Economic benefits of Nova Scotia’s protected areas estimated at $1.3 to $4.2 billion annually. (Major study quantifies natural value of ecosystem services in Nova Scotia’s Protected Areas)

(2013-06-28) Nova Scotia’s existing and proposed protected areas provide natural benefits in the order of $1.3 to $4.2 billion a year, according to a study released by Global Forest Watch Canada. The report examines the extent of natural capital – the forest, lake, river, wetland and barren ecosystems – and for the first time estimates economic values for the natural benefits these ecosystems provide in Nova Scotia. 

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The Inclusive Wealth of Nova Scotia's Protected Areas: A Preliminary Estimate of Nature's Benefits

(2013-06-28) This study estimates the benefits provided by nature, such as filtering our air and water, combatting climate change by absorbing and storing carbon dioxide, and flood protection, for existing and proposed protected areas. 
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Proposed new protected areas in Nova Scotia will help protect the endangered Acadian forests of North America

(2013-05-01) The proposed new protected areas currently being examined by the Nova Scotia government would conserve an additional 124,000 hectares of large intact forests, raising the overall level of protection to about 46% of all remaining large intact forests in the province. 

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Nova Scotia's Proposed Protected Areas: How well do they capture large intact forest landscapes?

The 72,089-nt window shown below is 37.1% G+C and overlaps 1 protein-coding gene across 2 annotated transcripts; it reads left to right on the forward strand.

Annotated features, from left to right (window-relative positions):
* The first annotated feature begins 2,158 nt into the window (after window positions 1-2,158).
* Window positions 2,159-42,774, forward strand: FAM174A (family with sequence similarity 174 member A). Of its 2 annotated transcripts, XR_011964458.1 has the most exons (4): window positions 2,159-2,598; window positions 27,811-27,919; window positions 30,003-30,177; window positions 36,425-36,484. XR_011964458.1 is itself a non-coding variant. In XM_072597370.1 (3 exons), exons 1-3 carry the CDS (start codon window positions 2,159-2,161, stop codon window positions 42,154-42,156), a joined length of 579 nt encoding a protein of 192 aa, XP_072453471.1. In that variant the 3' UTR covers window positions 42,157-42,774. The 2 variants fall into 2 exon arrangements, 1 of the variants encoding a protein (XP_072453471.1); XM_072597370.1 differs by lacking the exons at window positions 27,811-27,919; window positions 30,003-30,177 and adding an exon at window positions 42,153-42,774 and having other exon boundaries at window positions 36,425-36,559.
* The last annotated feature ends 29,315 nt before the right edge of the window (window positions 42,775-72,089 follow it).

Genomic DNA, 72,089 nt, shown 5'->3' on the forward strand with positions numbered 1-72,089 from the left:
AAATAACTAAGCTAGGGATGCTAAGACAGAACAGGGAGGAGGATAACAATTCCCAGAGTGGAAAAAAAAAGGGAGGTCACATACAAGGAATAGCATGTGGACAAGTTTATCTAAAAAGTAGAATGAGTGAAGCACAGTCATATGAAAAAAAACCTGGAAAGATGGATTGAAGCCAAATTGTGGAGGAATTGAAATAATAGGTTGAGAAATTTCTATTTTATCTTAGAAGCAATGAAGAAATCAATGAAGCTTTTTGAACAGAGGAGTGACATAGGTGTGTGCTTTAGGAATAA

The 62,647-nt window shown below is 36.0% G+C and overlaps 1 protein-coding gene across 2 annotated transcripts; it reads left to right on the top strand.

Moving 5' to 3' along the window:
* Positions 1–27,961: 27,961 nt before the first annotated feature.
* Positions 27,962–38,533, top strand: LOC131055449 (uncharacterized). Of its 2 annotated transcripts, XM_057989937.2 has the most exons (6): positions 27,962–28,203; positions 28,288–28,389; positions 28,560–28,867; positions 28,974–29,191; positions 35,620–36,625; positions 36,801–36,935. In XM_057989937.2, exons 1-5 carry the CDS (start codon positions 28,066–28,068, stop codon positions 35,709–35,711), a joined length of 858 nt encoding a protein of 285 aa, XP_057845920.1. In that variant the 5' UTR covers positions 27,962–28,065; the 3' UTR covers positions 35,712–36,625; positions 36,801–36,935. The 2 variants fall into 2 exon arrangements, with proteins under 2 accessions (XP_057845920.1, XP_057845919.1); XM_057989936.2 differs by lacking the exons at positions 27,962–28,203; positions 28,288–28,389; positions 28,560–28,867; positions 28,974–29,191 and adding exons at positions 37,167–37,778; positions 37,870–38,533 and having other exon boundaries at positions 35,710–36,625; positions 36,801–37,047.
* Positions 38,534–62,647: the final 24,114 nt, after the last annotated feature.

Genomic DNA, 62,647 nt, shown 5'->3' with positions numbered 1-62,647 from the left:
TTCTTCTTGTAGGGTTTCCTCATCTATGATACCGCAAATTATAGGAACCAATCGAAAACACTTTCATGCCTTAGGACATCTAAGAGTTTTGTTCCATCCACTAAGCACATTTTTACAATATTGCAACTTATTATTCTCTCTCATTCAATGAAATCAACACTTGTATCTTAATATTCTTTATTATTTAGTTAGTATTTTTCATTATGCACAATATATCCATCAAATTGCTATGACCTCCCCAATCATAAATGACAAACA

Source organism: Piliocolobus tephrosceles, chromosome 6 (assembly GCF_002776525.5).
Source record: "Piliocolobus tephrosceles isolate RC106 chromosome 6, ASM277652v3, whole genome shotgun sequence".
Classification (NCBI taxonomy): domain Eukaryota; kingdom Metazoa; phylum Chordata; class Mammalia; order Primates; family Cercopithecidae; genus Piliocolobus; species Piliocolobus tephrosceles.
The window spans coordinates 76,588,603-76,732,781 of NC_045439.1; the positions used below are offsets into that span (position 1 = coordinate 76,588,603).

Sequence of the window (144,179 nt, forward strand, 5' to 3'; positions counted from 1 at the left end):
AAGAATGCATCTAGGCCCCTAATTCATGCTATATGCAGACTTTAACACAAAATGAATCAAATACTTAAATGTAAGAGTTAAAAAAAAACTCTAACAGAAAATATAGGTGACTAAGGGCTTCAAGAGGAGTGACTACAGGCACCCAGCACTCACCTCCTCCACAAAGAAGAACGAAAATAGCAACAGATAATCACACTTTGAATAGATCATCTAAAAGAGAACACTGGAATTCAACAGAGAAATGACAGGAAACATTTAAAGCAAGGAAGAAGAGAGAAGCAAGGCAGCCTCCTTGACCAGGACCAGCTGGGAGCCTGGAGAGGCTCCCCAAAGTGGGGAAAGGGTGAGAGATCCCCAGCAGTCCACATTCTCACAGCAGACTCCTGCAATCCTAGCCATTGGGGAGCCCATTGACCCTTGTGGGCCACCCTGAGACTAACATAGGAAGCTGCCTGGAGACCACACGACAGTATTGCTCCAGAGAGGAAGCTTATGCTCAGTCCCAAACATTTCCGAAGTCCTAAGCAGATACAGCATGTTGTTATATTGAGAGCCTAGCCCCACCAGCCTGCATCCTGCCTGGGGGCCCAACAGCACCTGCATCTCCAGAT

(2013-05-01) This bulletin was prepared by Global Forest Watch Canada in order to assess the amount of intact forest landscapes captured in the proposed protected areas announced by Nova Scotia's Department of Environment in February 2013.

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Atlas of land cover, industrial land uses and industrial-caused land change in the Peace Region of British Columbia

(2012-12-13) Oil and gas development, logging, mines, large dams and other industrial infrastructure are having an alarming impact on natural areas and wildlife habitat in the booming Peace Region of northeastern British Columbia; a new science study released today shows. Global Forest Watch Canada's new report also maps industrial changes over the last 38 years from satellite imagery.

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Pimachiowin Aki: A Potential World Heritage Site

(2012-07-17) The nomination for the magnificent Pimachiowin Aki boreal region of Manitoba and Ontario was submitted January 18, 2012 as a candidate UNESCO World Heritage Site. Global Forest Watch Canada prepared one of the background studies that went into preparing the nomination. 

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Environmental Impacts of Hydropower in Canada Underreported

(2012-01-18) Global Forest Watch Canada publishes a new instalment in a series on the environmental impacts of Canada’s major energy sectors and calls for a Canada energy strategy that includes good environmental information

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Hydropower Developments in Canada

(2012-01-18) These 2 reports focus on the distribution and environmental impacts of hydropower developments, especially their greenhouse gas emission impacts.

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Industrial developments threatening Canada's woodland caribou

Caribou(2012-01-10) Global Forest Watch Canada publishes new study confirming Environment Canada's “secret” concerns regarding threatened species in Alberta's oil sands region.

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Canada’s woodland caribou: Industrial disturbances in their ranges and implications for their survival

(2012-01-10) This bulletin contains evidence of the extent to which industrial developments are threatening woodland caribou (boreal population) in Canada's jurisdictions, especially in Alberta's oil sands region. This bulletin is part of a series by Global Forest Watch Canada to address the geographic distribution and key environmental impacts of Canada's energy sectors.

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